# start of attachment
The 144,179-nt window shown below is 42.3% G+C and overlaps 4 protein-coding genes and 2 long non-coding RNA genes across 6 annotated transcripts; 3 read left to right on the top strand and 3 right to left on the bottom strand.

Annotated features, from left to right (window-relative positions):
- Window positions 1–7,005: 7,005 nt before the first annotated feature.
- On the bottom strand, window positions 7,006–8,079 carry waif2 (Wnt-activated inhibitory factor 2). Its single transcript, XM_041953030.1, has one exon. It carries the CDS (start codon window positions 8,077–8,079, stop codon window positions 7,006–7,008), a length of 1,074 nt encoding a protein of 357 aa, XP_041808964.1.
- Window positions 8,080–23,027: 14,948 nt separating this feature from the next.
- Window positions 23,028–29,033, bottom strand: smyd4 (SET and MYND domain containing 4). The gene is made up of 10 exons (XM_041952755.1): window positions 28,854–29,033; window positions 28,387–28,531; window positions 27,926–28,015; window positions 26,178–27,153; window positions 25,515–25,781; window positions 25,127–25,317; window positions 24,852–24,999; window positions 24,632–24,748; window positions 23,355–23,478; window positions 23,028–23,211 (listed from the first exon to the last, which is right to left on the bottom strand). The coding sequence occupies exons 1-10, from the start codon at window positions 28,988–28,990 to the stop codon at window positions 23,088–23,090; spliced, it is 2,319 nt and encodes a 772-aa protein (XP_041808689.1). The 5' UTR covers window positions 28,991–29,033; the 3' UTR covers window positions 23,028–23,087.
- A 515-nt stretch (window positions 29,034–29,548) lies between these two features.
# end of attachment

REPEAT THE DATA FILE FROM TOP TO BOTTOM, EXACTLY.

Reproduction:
The 144,179-nt window shown below is 42.3% G+C and overlaps 4 protein-coding genes and 2 long non-coding RNA genes across 6 annotated transcripts; 3 read left to right on the top strand and 3 right to left on the bottom strand.

Annotated features, from left to right (window-relative positions):
- Window positions 1–7,005: 7,005 nt before the first annotated feature.
- On the bottom strand, window positions 7,006–8,079 carry waif2 (Wnt-activated inhibitory factor 2). Its single transcript, XM_041953030.1, has one exon. It carries the CDS (start codon window positions 8,077–8,079, stop codon window positions 7,006–7,008), a length of 1,074 nt encoding a protein of 357 aa, XP_041808964.1.
- Window positions 8,080–23,027: 14,948 nt separating this feature from the next.
- Window positions 23,028–29,033, bottom strand: smyd4 (SET and MYND domain containing 4). The gene is made up of 10 exons (XM_041952755.1): window positions 28,854–29,033; window positions 28,387–28,531; window positions 27,926–28,015; window positions 26,178–27,153; window positions 25,515–25,781; window positions 25,127–25,317; window positions 24,852–24,999; window positions 24,632–24,748; window positions 23,355–23,478; window positions 23,028–23,211 (listed from the first exon to the last, which is right to left on the bottom strand). The coding sequence occupies exons 1-10, from the start codon at window positions 28,988–28,990 to the stop codon at window positions 23,088–23,090; spliced, it is 2,319 nt and encodes a 772-aa protein (XP_041808689.1). The 5' UTR covers window positions 28,991–29,033; the 3' UTR covers window positions 23,028–23,087.
- A 515-nt stretch (window positions 29,034–29,548) lies between these two features.